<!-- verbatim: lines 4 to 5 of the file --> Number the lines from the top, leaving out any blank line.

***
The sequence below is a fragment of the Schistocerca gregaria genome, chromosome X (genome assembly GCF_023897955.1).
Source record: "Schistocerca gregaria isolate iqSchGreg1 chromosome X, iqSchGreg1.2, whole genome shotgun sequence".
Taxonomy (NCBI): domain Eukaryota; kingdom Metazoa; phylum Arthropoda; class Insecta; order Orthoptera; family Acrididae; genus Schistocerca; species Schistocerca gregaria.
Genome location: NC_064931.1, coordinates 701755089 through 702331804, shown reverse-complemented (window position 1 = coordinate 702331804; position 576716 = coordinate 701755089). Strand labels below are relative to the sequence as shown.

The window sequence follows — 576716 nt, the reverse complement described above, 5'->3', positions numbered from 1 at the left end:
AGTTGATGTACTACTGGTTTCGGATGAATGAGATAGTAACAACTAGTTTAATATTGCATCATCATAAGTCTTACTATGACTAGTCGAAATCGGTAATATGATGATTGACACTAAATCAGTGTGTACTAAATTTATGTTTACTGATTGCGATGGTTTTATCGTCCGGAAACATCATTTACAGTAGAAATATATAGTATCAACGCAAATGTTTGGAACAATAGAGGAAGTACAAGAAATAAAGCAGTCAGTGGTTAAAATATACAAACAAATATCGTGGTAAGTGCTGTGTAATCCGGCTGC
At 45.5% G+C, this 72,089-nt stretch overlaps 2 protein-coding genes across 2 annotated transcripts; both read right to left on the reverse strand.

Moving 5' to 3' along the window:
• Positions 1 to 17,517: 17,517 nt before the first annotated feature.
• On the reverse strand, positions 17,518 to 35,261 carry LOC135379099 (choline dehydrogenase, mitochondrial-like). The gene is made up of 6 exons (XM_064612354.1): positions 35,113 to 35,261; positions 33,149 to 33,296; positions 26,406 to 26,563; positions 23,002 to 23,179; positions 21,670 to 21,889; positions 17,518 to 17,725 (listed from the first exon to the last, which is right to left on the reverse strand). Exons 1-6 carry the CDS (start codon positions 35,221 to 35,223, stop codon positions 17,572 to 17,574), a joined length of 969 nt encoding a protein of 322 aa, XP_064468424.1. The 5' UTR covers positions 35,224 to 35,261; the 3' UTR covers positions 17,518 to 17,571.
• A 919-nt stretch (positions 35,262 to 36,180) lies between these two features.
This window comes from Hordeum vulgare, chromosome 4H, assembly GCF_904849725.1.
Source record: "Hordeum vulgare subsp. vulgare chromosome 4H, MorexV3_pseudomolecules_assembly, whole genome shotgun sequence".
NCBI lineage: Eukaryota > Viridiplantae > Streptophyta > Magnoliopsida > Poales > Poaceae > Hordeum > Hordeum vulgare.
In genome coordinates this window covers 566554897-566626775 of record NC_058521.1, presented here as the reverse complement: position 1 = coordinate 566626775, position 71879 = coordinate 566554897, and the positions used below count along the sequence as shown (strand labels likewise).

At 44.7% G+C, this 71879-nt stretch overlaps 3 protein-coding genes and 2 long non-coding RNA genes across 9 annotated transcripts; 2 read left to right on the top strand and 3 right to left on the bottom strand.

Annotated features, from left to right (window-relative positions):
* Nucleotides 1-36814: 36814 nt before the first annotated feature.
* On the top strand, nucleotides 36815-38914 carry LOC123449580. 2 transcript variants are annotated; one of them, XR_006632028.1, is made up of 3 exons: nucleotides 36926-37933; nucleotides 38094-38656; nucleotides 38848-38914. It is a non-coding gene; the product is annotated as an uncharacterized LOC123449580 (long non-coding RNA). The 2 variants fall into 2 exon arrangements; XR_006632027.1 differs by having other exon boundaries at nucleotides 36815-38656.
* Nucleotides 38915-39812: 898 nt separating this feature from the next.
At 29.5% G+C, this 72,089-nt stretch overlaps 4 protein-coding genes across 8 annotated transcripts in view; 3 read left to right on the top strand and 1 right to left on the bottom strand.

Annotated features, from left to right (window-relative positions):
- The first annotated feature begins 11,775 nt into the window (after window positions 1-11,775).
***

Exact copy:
Genome location: NC_064931.1, coordinates 701755089 through 702331804, shown reverse-complemented (window position 1 = coordinate 702331804; position 576716 = coordinate 701755089). Strand labels below are relative to the sequence as shown.

The window sequence follows — 576716 nt, the reverse complement described above, 5'->3', positions numbered from 1 at the left end: